Digitalization of private banking customer relationships in Switzerland – 2021 edition

This year, we are pleased to extend our customer relationship digitalization study to the world of Swiss private banking. The aim of this study is to measure and understand how Swiss private banks are digitalizing their customer relationships from a multi-channel perspective for the Swiss on-shore market. To do so, we have conducted an in-depth analysis on four distinct dimensions: web channels, mobile Apps, digital marketing and social networks.

The first question we wanted to answer was understanding how private banks invest in the four channels we considered in this study; we wanted to see if any of them stood out clearly in their customer relationship strategies. On the other hand, we cautiously observed the differences between Swiss private banks, foreign private banks and universal banks without, however, comparing businesses that are fundamentally different in terms of their offers, services, and customer branches.

In addition, we looked at trends within Swiss and foreign wealth techs that foreshadow certain futures concerning how the world of finance could be approached, especially for new generations.

The first observation concerns the web channel and the fact that three banks stand out from the lot of banks studied, as they capture 85% of the audience of the 29 banks studied. These figures have to be put into a more general context: that of a relatively low overall audience, if we make a comparison with the universal banks (PostFinance has 14x more traffic than the cumulative panel, by way of example). Finally, private banking players seem to invest little in their websites, with few UX improvement tools and few innovative features (chatbot, advising robots, educational content), unlike universal and digital banks.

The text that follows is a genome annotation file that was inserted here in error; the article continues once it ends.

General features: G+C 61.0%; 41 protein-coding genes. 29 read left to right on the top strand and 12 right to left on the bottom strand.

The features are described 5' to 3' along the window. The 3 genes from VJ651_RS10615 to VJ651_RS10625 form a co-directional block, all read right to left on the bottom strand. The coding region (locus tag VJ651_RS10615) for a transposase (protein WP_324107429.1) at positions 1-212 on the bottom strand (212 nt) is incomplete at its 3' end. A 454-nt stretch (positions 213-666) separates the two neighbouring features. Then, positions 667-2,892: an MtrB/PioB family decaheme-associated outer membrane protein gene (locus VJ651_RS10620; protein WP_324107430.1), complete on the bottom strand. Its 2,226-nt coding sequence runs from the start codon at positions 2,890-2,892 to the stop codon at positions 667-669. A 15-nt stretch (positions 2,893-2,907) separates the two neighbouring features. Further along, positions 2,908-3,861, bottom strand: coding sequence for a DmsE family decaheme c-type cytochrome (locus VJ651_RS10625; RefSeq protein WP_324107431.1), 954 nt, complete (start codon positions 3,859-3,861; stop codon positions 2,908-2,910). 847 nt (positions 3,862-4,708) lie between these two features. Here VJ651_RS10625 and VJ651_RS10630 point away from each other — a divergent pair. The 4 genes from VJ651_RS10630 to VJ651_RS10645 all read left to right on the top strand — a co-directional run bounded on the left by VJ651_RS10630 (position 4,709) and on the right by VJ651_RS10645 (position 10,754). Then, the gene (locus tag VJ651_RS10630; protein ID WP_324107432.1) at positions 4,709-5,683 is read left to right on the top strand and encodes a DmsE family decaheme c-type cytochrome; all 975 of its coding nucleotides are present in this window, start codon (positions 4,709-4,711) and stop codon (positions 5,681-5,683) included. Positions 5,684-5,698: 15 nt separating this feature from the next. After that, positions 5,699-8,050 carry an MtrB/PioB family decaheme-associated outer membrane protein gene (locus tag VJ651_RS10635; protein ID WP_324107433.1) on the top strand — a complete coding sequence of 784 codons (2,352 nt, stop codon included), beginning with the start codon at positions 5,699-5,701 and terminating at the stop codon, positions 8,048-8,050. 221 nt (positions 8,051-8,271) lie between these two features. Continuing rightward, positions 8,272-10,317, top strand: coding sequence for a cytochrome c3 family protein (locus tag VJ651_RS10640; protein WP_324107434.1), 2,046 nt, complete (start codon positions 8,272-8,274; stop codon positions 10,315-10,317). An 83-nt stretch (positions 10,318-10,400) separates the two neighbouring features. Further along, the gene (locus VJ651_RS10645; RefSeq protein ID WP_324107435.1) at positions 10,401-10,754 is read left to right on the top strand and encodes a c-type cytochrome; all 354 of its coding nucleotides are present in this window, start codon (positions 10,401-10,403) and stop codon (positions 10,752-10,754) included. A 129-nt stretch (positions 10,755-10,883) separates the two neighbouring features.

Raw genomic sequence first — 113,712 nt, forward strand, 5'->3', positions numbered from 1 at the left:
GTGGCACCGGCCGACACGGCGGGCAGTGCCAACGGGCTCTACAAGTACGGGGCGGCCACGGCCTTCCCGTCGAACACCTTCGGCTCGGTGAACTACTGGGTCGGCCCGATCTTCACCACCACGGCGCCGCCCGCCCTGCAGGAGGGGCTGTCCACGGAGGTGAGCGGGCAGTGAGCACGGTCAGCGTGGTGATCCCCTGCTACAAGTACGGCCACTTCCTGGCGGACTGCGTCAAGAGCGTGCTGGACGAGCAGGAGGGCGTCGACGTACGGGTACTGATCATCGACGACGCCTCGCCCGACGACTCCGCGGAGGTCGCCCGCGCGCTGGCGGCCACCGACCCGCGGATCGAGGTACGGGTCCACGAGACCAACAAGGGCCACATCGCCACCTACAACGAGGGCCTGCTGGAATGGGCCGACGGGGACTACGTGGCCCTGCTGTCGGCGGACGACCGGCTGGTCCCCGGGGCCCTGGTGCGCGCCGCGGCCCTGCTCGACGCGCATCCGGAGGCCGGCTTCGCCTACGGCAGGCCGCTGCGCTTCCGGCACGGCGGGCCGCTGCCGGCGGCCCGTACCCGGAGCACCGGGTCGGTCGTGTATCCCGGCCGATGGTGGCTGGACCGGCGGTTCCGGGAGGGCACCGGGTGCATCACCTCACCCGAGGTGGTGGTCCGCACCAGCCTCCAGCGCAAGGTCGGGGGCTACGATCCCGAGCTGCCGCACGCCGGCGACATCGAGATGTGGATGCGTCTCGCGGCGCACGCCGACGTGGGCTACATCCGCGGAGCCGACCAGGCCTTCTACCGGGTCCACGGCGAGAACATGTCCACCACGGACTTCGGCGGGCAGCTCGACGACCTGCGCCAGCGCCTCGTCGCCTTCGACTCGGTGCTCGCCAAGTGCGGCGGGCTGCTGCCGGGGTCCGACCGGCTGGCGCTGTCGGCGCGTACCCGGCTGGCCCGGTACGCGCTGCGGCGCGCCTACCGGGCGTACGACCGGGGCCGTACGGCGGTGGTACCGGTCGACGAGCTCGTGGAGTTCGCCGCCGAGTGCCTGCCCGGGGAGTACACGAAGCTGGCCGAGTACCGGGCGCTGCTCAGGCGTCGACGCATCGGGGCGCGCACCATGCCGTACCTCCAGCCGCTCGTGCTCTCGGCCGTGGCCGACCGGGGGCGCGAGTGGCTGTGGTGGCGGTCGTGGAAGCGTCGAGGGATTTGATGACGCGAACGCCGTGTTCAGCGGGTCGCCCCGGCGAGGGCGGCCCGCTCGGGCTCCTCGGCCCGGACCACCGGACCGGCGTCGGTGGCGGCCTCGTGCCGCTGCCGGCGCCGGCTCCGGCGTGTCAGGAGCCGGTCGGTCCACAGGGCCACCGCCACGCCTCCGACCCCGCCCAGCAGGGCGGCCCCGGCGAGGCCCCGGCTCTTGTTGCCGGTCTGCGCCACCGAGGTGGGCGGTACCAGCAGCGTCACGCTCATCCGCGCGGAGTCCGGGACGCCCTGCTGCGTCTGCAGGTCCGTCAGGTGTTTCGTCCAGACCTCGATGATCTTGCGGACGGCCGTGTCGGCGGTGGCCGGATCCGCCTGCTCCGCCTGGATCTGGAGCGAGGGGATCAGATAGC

The second observation concerns mobile applications, and we find that almost 30% of the private banks surveyed do not offer a mobile App to their customers. Most mobile Apps focus on common functionalities such as portfolio consultations, access to financial publications, and secure messaging. More rarely seen are those that offer more advanced functions such as payment functions, trading functions, or even access to a robo advisor, as well as mobile functions that are rather found on digital banks, Asian private banks, or universal banks. Trading Apps even offer customizable dashboards, which provide sophisticated investors with relevant tools for effective portfolio analysis.  It should be noted that universal banks also offer innovative remote advisory solutions.

The third observation concerns digital marketing, where we note that private banks attach little importance to digital media. In this context, banks tend to favor visual marketing, i.e., banners, to reinforce their brand image. This is the opposite of the universal banks and digital banks, which invest mainly in SEO to promote more specific products.

Our last observation concerns the use of social networks. This topic is weaker when compared to the universal banks: less than 90,000 subscribers for 5,000 engagements/month, which is much less than UBS alone. It is therefore a more tactical position that consists of remaining present without investing too much. It should also be noted that Twitter is more used for financial information, whereas Instagram offers more engaging and evocative content in areas such as ecology, culture, art and macro-economic information.

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